Being a member of one or another minority group gives you no unique moral authority to comment on an issue. And it certainly doesn't give you the right to make ignorant generalisations like you did in the first place.

                You sound like a stereotypical 1980s PC activist claiming that saying "speaking as a xyz" gives you a moral trump card to comment about issues. It doesn't now, and it never did. Your comment was wrong and ignorant, and it would still be wrong and ignorant regardless of whether you're a Muslim woman from the UK or not.



                • #10
         know what, for a man of your age you should really know better, but i guess obnoxiousness knows no age.

                  its so strange when i was on here previously, i don't think you and i even exchanged one message, but now all i seem to see is you responding to most things i have to say, how come? whats changed? all this attention really ain't good for me at all, neither for you by the looks of it. Pay attention to the whole of the forum and don't just single one member out- you of all people should know that.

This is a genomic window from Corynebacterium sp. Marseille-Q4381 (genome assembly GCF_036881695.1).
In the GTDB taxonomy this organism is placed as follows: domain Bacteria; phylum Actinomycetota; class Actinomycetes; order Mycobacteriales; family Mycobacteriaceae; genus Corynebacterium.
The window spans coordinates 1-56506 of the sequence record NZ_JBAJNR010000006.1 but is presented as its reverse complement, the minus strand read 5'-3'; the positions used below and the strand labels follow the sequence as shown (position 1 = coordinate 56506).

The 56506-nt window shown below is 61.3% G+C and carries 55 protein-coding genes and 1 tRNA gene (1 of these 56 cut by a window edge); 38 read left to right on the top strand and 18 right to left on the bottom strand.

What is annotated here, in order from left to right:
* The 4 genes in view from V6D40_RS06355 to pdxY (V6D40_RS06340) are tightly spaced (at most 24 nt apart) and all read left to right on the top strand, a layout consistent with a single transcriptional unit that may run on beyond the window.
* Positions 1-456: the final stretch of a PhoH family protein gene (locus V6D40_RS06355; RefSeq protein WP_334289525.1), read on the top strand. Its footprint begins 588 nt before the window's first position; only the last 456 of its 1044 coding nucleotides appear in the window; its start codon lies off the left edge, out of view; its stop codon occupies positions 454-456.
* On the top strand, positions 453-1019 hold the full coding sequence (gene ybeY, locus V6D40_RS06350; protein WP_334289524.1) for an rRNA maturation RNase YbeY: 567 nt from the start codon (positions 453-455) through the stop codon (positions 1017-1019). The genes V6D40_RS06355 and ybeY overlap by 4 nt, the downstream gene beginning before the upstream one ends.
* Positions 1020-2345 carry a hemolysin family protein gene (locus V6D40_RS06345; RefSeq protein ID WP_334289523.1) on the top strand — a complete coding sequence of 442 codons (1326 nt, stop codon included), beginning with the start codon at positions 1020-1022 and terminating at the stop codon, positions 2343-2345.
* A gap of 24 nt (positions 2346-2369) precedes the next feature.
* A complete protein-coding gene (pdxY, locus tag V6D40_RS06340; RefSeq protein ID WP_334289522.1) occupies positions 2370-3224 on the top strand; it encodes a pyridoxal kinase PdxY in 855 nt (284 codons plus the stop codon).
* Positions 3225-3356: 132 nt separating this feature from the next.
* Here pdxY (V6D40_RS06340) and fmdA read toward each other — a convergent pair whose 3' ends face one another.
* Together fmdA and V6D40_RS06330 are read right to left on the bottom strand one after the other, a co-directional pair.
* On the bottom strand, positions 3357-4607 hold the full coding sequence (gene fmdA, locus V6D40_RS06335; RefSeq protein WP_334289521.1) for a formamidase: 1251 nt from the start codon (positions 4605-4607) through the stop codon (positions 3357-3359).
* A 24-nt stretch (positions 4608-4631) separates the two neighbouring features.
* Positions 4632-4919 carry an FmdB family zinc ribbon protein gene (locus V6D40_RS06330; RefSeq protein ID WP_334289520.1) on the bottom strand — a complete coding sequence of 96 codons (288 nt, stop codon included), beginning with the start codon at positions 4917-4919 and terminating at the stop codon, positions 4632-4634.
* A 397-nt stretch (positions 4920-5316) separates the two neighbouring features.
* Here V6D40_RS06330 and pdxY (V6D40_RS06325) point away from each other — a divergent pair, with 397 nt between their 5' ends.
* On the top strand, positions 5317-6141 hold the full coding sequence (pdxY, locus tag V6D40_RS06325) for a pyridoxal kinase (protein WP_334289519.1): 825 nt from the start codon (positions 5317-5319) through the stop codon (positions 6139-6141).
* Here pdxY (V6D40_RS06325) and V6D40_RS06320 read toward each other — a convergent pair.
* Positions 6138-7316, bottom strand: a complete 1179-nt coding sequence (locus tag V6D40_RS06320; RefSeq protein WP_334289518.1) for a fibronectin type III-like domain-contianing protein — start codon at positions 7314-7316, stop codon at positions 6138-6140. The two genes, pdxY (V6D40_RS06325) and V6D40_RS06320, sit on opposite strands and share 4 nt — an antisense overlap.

and thanks for all the generalisations about me and implying that i'm some sort of flaming terrorist (not that i have taken anything you have said about me on board - why would i?)- your views are so predictable and childish.

                  i'm astounded by your ignorance, prejudice and overall lack of any perception of anything at all. i'm not even sure of what you have contributed positively to this forum, if anything at all. but each to his own i guess. People are still free to write nonsensical stuff if they wish.

                  i hadn't realised i was writing in a language other than english. LOL

                  p.s. don't worry your little head about my morality and righteouness, concern yourself with developing some of your own.


                  • #11
                    I've never said you were a terrorist, and I don't think you are one. Paranoid, much?

                    Ruks, look back over this thread. You made a comment about the mass of UK non-Muslims (many of whom are themselves members of minorities, incidentally) thinking women who wear the hijab don't speak English. I picked you up on it because I know that not to be true, and I think you know it too in your heart of hearts - hence all the blood and thunder you're now throwing into the discussion.

                    You have no idea what "my age" is, so let's move past that silly comment.